An analysis of edge sharpness during the middle ages

 

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It is one of those devilish questions that can confound people even today: how sharp was a Medieval sword?

The problem lies with the question – there is an underlying assumption that when it comes to how they are used, Medieval swords can be generalized into a single category. This belief is erroneous. The reality was that from the very beginning, the form and function of Medieval swords was fluid and in constant development. The “longsword” of the 15th century judicial duel, which was a cut-and-thrust weapon designed for unarmoured combat, was very different from the “longsword” of the 14th century knight, which was a thrusting weapon built to puncture plate armour.

Indeed, it would be accurate to say that a full-out arms race existed between bladesmiths and armourers in the Middle Ages, with armour developing to counter the latest weaponry, and bladesmiths modifying their swords to match. This is one of the reasons that when talking about Medieval swords, it is best to use Oakeshott’s Typology  – with no fewer than 22 different categories of sword blade in use from 1000 to 1500, it is far more useful in understanding how swords developed and how they were used.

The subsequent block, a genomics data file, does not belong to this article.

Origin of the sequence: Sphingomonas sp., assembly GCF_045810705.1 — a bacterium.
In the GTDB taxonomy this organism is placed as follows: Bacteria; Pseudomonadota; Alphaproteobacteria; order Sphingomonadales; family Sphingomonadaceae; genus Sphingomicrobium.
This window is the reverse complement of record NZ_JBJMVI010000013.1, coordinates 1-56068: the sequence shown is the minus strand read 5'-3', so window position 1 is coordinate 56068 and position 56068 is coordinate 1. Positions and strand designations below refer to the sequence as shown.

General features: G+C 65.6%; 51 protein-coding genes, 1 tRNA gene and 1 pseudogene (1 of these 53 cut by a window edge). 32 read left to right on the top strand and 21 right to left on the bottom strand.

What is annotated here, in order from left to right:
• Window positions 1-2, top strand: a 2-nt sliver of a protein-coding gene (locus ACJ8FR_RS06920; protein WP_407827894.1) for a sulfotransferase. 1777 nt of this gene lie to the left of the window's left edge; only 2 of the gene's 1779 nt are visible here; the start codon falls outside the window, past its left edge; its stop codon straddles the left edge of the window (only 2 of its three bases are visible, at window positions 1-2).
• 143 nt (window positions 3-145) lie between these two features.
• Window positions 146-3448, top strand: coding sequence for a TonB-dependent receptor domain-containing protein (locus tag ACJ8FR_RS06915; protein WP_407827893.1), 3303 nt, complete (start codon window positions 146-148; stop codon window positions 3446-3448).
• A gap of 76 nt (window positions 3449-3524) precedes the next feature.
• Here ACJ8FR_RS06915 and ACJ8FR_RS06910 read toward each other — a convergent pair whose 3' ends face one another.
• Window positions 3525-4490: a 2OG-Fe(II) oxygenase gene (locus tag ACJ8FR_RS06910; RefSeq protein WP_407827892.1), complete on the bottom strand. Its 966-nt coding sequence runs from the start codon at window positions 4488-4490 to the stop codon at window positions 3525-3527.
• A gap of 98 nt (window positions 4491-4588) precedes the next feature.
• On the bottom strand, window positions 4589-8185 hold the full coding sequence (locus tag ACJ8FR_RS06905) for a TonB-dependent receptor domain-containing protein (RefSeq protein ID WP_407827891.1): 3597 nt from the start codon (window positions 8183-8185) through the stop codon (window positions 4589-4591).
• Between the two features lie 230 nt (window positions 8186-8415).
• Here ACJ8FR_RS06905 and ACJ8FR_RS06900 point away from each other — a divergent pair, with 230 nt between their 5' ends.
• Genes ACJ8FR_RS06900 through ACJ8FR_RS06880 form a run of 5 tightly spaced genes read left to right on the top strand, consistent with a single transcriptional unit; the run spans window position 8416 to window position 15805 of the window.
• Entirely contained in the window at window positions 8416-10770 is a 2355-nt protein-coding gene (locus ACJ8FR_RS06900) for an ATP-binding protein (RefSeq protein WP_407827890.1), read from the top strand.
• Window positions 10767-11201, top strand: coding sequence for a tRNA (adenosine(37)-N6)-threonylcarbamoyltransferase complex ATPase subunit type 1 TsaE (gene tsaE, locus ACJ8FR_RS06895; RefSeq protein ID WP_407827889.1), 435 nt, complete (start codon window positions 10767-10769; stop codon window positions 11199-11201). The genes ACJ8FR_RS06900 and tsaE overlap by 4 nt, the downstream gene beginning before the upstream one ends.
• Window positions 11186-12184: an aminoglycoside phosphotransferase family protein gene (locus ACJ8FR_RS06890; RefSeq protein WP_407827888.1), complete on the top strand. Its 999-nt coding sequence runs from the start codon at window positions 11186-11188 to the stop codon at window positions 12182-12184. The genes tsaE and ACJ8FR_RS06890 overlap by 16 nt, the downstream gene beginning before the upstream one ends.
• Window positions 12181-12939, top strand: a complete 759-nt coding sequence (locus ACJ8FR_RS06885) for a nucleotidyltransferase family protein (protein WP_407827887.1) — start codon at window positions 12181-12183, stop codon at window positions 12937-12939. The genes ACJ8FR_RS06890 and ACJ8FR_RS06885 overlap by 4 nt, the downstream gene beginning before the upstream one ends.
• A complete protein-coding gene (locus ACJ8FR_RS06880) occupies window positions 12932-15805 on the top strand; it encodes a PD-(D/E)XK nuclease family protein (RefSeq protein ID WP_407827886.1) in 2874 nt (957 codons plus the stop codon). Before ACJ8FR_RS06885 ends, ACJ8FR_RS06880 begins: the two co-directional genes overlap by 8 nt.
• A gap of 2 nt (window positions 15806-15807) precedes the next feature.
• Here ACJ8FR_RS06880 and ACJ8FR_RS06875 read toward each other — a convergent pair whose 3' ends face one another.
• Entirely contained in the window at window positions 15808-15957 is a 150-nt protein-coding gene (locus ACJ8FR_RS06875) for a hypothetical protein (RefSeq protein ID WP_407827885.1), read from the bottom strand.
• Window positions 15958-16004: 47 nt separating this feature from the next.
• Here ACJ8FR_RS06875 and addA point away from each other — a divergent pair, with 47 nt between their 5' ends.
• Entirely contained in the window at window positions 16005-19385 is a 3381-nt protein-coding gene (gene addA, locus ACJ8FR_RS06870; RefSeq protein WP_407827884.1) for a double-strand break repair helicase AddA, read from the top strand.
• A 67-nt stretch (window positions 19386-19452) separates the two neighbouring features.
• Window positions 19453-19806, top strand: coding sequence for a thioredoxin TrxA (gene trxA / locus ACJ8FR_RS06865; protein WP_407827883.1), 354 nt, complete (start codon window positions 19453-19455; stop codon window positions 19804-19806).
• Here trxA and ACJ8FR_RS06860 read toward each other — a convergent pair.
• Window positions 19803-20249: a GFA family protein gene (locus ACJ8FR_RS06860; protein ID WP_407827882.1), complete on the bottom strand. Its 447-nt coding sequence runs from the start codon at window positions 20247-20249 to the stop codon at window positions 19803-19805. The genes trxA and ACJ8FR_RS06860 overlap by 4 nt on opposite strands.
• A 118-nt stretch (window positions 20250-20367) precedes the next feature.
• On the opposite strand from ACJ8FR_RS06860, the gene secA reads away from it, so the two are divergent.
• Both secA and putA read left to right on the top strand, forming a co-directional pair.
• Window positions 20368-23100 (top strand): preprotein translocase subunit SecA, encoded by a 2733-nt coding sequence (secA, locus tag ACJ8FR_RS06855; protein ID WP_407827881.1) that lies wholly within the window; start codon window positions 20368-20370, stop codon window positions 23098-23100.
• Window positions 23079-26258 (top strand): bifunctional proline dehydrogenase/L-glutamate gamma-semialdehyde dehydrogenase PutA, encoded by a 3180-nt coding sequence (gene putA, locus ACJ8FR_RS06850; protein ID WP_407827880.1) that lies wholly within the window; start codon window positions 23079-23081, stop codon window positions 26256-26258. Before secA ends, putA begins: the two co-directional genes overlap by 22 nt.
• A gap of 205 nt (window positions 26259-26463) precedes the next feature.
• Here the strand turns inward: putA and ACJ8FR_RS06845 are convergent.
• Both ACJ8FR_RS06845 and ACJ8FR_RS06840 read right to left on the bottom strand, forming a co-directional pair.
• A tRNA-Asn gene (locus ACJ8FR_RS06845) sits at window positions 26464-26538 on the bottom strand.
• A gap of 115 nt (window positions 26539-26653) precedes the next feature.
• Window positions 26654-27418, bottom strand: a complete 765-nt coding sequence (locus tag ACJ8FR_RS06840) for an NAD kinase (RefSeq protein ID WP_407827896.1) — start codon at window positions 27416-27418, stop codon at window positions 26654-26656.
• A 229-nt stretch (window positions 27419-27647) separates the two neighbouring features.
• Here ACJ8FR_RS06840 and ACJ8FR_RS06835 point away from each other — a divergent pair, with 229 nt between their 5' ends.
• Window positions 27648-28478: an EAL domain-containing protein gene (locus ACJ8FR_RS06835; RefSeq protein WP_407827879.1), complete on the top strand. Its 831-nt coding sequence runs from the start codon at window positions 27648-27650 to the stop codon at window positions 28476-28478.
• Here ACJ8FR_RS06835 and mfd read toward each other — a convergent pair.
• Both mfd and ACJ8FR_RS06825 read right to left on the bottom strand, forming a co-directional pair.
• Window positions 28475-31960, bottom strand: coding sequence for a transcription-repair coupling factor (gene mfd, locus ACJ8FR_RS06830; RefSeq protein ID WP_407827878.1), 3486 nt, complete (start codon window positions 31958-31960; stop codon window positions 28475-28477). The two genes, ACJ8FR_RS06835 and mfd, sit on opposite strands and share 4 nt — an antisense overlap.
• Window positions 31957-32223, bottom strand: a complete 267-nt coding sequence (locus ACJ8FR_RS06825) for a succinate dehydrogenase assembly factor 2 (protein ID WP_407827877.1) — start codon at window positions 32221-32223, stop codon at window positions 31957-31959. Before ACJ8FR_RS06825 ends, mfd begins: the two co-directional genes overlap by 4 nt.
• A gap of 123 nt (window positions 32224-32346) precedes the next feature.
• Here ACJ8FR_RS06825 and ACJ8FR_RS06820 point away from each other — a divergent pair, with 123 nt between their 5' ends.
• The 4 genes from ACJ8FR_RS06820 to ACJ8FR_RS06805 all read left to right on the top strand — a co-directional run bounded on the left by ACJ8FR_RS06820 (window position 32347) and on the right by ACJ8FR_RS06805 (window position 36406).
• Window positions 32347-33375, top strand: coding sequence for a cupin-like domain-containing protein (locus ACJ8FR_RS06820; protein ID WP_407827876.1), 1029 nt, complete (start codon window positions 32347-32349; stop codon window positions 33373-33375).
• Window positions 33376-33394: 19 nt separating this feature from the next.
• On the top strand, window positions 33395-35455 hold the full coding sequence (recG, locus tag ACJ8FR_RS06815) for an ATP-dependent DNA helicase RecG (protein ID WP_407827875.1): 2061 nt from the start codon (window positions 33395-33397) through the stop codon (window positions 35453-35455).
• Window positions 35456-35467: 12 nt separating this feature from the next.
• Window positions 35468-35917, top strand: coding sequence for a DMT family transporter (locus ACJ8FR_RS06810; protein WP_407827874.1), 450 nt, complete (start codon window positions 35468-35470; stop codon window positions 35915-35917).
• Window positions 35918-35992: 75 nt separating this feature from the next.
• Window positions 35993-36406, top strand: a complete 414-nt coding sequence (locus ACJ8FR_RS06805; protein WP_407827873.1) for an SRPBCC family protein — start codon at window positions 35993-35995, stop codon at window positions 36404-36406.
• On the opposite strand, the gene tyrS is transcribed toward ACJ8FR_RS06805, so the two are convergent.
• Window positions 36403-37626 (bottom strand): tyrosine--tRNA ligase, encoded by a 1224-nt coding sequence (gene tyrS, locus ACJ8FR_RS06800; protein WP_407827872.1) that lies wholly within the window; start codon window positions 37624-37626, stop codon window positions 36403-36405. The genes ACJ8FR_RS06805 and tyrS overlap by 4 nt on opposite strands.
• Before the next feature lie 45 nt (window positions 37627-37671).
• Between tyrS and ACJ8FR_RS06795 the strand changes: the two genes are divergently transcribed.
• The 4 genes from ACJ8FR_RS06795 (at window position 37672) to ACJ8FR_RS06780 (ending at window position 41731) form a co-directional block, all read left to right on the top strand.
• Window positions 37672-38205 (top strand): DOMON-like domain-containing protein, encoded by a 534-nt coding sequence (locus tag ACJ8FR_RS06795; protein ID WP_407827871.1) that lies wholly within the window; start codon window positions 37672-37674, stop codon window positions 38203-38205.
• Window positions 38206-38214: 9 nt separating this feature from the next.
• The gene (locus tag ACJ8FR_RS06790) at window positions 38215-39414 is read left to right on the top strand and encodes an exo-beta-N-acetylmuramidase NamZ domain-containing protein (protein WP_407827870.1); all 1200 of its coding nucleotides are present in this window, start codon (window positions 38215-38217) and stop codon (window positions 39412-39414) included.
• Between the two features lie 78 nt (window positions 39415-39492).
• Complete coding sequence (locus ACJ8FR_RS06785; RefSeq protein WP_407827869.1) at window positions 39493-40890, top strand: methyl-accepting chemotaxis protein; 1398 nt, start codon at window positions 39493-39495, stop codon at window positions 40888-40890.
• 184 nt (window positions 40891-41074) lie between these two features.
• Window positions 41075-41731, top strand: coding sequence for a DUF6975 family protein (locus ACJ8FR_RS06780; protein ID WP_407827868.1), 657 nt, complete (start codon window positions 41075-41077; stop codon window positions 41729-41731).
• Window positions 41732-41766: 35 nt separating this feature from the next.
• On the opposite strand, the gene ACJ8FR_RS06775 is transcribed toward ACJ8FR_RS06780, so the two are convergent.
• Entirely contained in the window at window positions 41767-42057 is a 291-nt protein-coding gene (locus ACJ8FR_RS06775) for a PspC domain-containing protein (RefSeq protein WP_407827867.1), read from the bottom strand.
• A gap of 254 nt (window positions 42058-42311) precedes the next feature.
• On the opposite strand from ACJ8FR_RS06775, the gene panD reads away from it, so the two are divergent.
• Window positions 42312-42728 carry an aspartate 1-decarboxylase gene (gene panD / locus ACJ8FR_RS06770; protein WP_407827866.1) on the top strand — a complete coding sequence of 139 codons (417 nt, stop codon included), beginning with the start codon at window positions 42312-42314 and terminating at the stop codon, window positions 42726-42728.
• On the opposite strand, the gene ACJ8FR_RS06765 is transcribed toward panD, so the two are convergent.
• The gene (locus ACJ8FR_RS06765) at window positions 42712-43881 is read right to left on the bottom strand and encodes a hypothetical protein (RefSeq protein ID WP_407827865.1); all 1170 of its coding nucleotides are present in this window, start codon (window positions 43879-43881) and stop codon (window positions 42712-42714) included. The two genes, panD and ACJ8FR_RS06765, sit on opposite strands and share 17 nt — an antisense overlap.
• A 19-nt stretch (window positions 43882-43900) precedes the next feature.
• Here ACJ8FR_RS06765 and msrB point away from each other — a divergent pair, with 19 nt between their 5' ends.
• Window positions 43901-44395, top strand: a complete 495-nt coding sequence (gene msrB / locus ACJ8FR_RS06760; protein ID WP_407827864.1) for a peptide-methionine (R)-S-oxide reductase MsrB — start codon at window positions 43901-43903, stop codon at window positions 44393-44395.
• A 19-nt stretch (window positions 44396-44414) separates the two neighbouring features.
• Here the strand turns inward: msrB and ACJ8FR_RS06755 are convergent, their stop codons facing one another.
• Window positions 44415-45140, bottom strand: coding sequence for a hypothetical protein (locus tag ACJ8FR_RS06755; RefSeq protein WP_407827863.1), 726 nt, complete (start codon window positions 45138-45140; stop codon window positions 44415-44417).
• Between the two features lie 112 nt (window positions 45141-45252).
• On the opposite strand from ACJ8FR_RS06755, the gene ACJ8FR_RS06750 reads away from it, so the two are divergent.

The Oakeshott typology is particularly useful as, particularly in the early Middle Ages, it is next to impossible to determine the original sharpness of the sword through surviving examples. Swords used in battle survive primarily as archaeological finds, with the edges so corroded that any indication of the original sharpness is long lost. Determining the sharpness of a Medieval sword must usually be done through deduction, using the literary evidence, armour of the time, and blade type to figure out how sharp the sword needed to be.

So, when it comes to the sharpness of Medieval swords, the real question is, “how sharp did a Medieval sword need to be at any given time?” To answer this question, we need to examine the physics of a sword blow and what this means in terms of penetrating armour. The sword is used in three types of attack: the thrust, the cutting blow (striking with the edge of the sword in a swing), and the slice (drawing the edge of the sword with pressure against the target).

On a very basic level, in a cut or thrust, the power of the blow is generated by the mass of the blade and the velocity with which it impacts the target. The sharper the blade, the greater the concentration of force upon impact, and the more powerful and damaging the blow.